RECAP: We recently announced that San Francisco Business Times included Landis in its Top 100 businesses in the Bay Area Corporate Philanthropy list. Landis President Sean Dowdall and Founder David Landis recently discussed business’s role in fostering and supporting the communities in which our clients, community and family live.
In 2020, we celebrated Landis’s 30th anniversary by donating $300 to nonprofits that are part of our team’s communities and support causes close to their hearts. In 2022, we’re upping the donations to $320.
Below is part two of our list of nonprofits our team and we are proud to support:
Choral music has been a central part of my life for nearly five decades. So naturally, I selected my current musical home, Pacific Edge Voices, for Landis Communications’ 32nd anniversary giving campaign. I’ve been a member of this Grammy-nominated ensemble since 2005. What I love about them is the vast variety of music that we perform (and perform well, if I may say so!). That stylistic versatility (Baroque! Contemporary classical! A cappella jazz & pop!) – combined with a profoundly loving community – is what keeps me attached to and inspired by this Bay Area institution. Thank you, Landis Communications, for supporting my passion as well as my professional life!
The past few years have seen me spending more and more time outdoors – and it’s a privilege to have grown up fishing, hiking and taking in all the scenery Washington State provides. Seeking community and wanting to learn more about wildlife restoration and protecting waterways in my state, I became a lifetime member of the Washington Council of Trout Unlimited.
Trout Unlimited is a national conservation nonprofit comprised of many local chapters of people that not only love to fly fish but love to protect the rivers and watersheds that support those fish.
To celebrate Landis’ 32 anniversary, I chose to donate my $320 to the Golden Gate Trout Unlimited chapter to ensure my coworkers, clients and friends in the Bay Area will have clean, healthy water to visit.
American Foundation for Suicide Prevention saves lives. Founded in 1987, the voluntary health organization has created a nationwide community empowered by research, education and advocacy. AFSP creates a culture that’s smart about mental health by engaging in the following core strategies:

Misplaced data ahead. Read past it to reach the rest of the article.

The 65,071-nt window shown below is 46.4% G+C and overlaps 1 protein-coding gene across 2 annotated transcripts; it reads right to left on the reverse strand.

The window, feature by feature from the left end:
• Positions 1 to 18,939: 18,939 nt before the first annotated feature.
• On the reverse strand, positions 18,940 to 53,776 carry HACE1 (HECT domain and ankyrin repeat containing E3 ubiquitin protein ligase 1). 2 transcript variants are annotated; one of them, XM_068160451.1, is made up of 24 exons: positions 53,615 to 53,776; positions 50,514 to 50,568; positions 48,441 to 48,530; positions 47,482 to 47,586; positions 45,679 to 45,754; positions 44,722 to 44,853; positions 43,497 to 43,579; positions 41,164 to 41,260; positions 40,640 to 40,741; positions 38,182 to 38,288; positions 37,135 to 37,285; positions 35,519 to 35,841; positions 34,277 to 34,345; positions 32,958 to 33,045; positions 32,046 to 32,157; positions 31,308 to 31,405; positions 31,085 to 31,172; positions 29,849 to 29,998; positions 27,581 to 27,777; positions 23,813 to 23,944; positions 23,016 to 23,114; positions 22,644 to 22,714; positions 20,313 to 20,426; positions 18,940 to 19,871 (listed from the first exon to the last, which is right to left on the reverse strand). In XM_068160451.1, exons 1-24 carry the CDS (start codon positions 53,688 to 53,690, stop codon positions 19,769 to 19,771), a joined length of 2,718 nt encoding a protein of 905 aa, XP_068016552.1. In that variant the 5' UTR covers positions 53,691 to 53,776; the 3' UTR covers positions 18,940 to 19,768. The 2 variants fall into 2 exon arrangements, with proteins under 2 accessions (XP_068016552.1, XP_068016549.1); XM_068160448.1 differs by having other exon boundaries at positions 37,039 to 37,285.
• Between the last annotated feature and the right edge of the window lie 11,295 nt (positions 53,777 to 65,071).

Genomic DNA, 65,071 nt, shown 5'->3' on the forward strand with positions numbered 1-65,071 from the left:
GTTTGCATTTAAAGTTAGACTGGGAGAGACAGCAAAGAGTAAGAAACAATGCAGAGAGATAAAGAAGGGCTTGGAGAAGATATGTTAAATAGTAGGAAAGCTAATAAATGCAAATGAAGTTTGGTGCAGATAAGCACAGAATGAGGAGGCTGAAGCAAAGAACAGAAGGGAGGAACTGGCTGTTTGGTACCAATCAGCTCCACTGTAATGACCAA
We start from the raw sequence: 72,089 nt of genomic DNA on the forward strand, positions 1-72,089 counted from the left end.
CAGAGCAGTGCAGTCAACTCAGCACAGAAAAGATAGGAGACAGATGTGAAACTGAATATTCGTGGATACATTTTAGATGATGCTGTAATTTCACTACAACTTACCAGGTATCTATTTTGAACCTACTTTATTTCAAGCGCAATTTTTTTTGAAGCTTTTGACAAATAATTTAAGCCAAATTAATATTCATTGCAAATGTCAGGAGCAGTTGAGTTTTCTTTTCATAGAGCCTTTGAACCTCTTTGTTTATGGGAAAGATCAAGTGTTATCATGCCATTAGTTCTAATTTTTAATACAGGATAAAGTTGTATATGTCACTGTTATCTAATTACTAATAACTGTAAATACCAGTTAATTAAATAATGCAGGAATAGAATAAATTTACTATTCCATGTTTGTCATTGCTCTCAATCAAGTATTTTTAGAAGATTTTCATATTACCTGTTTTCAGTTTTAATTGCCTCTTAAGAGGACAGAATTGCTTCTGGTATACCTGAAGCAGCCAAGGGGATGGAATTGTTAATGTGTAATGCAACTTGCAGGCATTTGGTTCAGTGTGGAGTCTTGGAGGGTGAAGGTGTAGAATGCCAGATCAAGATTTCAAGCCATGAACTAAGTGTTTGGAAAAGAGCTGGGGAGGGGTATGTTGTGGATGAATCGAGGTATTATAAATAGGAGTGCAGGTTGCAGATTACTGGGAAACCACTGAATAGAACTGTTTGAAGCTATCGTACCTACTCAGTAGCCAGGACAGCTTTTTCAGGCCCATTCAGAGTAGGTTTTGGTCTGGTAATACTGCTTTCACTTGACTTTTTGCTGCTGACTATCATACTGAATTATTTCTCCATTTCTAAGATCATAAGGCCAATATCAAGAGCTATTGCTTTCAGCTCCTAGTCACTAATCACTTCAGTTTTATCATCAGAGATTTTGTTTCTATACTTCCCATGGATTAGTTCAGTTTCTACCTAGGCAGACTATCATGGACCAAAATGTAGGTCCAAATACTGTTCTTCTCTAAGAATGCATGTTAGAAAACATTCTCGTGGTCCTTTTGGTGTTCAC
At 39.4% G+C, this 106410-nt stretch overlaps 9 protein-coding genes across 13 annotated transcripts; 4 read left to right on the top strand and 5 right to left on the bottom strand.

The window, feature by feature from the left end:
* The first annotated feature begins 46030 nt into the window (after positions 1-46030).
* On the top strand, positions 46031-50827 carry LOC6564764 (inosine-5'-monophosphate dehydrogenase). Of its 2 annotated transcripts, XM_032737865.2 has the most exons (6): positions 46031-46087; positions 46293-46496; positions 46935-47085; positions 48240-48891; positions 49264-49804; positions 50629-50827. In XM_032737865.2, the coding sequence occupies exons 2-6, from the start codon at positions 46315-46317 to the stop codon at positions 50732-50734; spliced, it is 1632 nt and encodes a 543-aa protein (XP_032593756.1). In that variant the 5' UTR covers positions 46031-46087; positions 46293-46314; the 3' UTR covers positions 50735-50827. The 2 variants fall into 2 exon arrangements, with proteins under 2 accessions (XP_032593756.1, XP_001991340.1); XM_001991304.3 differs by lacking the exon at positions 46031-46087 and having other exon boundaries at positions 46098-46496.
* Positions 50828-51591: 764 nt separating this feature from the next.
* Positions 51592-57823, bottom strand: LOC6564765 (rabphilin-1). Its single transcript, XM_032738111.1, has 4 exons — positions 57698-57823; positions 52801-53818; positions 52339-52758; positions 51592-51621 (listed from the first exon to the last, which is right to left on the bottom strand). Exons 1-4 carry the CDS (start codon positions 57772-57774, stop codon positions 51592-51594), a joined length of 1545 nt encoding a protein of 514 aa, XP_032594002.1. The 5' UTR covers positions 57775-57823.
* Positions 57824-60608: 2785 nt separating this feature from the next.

- Funding scientific research
- Educating the public about mental health and suicide prevention
- Advocating for public policies in mental health and suicide prevention
- Supporting survivors of suicide loss and those affected by suicide
I chose to donate to AFSP because of the lasting effects its program can have on those who are experiencing suicidal thoughts. Suicide is sudden yet methodical and sequential. It can be months and years in the making, lying dormant as a patient predator, and it is at this juncture that programs like AFSP can make an impression that turns it away. Suicide is a selfish entity that has stolen from many but can be stopped. I support organizations that look to fight it off through research and awareness because it is this effort that saves.
I learned at too young an age that life is short. I was fourteen years old in 2007, the same year I lost a good friend to leukemia. During this age of metamorphosis, I wasn’t prepared to handle this heavy loss while learning to navigate the happy-go-lightly summer I was meant to have before my first year of high school. He was an integral part of my childhood, and I felt that I was leaving him behind. Although it has been 15 years, I am still affected by his death today, and it’s important to me that he isn’t forgotten. He fought an arduous battle and reminded me of the beautiful fragility that is life simultaneously. It was through his sickness that I learned about bone marrow transplants. “I would love to be a donor someday,” I told myself for fifteen years. I never wanted him, or another child with a blood disease, to suffer again.
This is why I chose UCSF Medical Center – Be The Match, an organization committed to helping patients with leukemia and other life-threatening diseases live longer and healthier lives through medical discovery. My intimate connection to UCSF makes this much more meaningful. Be The Match, previously known as The Marrow Foundation, was created in 1991, the same year my friend was born. This one’s for you, Justin!
Tune in next week for part three.